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The US legal system places a lot of importance on eyewitness memory. Most people would report that they can accurately convey what they saw in a particular situation. However, these ideas are not supported by research. Instead, research shows that memory is quite malleable and is affected by many factors. This research repeatedly demonstrates that people do not remember exactly what they experienced. This module’s experiment will show you firsthand how memory for events is not always one hundred percent accurate.
Access the CogLab demonstration False Memory. Follow the instructions to complete the demonstration to familiarize yourself with false memory. Then locate at least one research study from a peer-reviewed journal that examined how eyewitness memory can be affected by false memories.
Based on your research, respond to the following situation:
You are considered to be an expert in false memories, and a local district attorney has therefore requested your expertise on the following case:
On Tuesday, March 6, 2007, a bank was robbed in Slidell, LA. It was just after opening time, 9:04 a.m., and there were barely any customers, when a car arrived and parked in the side parking lot of the bank. Two men came out of the car and walked to the entrance. Both wore dark clothing. Upon entering the bank, they held out guns and asked for the manager. When the manager identified herself, the smaller of the two robbers ordered her to open the safe. Meanwhile, the other robber, a tall, and burley man, walked around holding his gun in his outstretched arm, and threatening the remaining employees and customers. The manager complied and the smaller robber collected all the money and valuables from the safe. After five minutes, the big robber asked if his companion was ready to go. When he was, the two ran back to their car, and drove away.
The district attorney has asked that you create a presentation about false memory and explain how it might influence this case. He asks that you specifically address the following:
- Describe false memory and false memory experiments. Use the CogLab experiment to illustrate false memory experiments, special distracters, and normal distracters.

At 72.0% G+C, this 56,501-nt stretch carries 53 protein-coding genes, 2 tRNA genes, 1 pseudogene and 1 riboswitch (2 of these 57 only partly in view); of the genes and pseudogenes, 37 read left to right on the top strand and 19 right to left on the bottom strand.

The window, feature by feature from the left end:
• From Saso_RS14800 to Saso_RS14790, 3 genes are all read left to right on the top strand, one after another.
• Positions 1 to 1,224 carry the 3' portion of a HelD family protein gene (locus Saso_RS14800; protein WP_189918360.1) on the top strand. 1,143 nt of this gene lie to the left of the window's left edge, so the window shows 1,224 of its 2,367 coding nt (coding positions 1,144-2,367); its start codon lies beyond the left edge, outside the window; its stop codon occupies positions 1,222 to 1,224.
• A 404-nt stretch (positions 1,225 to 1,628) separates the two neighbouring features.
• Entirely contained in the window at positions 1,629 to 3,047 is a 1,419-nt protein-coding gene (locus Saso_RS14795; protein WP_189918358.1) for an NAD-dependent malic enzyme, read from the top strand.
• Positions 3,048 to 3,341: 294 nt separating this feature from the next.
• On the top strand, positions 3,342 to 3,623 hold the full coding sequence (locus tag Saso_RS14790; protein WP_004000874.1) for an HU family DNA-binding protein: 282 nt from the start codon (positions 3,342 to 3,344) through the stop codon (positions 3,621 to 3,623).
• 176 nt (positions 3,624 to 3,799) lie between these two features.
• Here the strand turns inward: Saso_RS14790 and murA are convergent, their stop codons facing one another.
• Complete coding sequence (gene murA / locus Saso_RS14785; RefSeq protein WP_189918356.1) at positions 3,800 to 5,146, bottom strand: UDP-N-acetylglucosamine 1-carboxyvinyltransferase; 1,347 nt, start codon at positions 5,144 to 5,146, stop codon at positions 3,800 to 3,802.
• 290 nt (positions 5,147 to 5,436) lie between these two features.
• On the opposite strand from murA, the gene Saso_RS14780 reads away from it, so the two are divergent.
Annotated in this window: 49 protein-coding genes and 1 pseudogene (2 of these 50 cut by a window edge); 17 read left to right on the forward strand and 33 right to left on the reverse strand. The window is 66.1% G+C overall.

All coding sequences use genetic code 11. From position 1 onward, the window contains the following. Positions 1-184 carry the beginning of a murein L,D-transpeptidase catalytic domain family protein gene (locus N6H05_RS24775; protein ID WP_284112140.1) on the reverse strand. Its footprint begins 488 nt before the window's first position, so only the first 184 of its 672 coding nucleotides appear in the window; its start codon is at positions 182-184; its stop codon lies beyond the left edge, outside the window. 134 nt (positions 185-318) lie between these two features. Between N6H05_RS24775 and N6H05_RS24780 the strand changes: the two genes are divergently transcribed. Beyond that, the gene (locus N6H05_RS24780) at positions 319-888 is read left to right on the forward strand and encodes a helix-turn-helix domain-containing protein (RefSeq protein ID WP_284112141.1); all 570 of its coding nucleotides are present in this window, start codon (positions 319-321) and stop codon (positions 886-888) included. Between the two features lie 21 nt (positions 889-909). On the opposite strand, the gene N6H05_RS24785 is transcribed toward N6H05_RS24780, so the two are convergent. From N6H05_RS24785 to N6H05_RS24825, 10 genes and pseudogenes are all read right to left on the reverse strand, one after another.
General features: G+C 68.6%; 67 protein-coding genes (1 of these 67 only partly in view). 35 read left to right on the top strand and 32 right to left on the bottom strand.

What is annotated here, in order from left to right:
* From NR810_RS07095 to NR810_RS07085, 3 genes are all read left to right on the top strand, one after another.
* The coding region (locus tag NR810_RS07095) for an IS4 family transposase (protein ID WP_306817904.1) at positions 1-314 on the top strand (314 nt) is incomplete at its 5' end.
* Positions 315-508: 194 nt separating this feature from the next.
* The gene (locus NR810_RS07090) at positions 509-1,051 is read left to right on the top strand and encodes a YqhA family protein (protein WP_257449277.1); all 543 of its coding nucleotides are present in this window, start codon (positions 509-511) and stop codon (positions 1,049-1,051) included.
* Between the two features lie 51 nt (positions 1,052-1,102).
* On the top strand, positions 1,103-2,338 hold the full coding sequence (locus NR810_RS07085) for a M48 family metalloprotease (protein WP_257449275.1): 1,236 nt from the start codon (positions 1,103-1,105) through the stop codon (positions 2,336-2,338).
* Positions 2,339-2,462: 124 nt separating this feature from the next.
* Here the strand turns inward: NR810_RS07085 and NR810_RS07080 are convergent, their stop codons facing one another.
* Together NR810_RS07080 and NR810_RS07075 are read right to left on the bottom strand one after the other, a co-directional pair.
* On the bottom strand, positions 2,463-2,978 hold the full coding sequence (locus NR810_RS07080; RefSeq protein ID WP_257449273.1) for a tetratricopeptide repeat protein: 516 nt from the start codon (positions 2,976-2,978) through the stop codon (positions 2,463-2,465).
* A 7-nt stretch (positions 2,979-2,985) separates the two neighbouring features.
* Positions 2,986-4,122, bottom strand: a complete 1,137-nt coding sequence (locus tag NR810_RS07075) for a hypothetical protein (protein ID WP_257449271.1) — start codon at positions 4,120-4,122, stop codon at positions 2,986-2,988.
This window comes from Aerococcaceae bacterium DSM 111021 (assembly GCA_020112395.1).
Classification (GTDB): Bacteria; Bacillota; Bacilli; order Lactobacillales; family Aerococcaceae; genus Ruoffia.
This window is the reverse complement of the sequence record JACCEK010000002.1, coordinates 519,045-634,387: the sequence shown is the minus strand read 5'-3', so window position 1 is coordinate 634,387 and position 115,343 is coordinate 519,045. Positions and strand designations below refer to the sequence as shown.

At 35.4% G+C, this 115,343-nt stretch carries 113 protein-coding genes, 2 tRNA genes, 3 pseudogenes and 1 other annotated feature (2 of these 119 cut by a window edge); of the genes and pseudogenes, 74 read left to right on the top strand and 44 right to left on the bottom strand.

- Describe at least one research study from a peer-reviewed journal that investigated how eyewitness memory can be affected by false memories.
- Explain how false memory might influence this particular case. Use specifics from the description of the case, the CogLab experiment, and research to support your answer.
- Using evidence from the case, the CogLab experiment, and outside research, justify why eyewitness testimonies should or should not carry weight in criminal proceedings.
- Discuss any procedures which can increase or reduce the occurrence of false memories when reporting eyewitness events.
Remember, your presentation is designed to help the jury understand false memory and how it might influence the eyewitness testimony of this case. You will have ten minutes to present.
Since this is a legal case, you must include formally written slide notes (proper grammar, proper paragraphs, APA formatting, and academic tone) with research to support your claims. The presentation will be a legal document in this case, so make it worthy of being legally binding!
Develop an 5–6-slide presentation in PowerPoint format. Apply APA standards to citation of sources.
The Cog Lab 2.0 Cognitive Psychology False Memory Experiment was about the following
In this experiment a list of words was shown one at a time with each word presented for one and a half seconds. Then the response buttons were labeled with words from the list as well as with distractor words that were not on the list. You were asked to click on the buttons to identify which words were on the list.
The independent variable in this experiment was the type of word presented at test 1) on list 2) unrelated distractor and 3) related distractor. The dependent variable was the percentage of each type of item recalled.
People should recall the related distractors very often. The idea is that many of the words presented are related to the distractor, and most likely you thought about the distractor item as the words were being shown. At test you have a memory of thinking about the word but thought this was because it was presented rather than realizing you had just thought about the word. The effect is quite robust and perhaps most surprisingly it works very well even when subjects know what the experiment is about.
My experience of this false memory test was that at the beginning I struggled to recall so many words, then after about 2 sets I realized the words were related by a subject matter and realizing this and the subject matter made it easier to recall more of the words.
my results were: In original list 66.666664 percent of recalls
Normal distractor 2.0833333
Special distractor 33.333332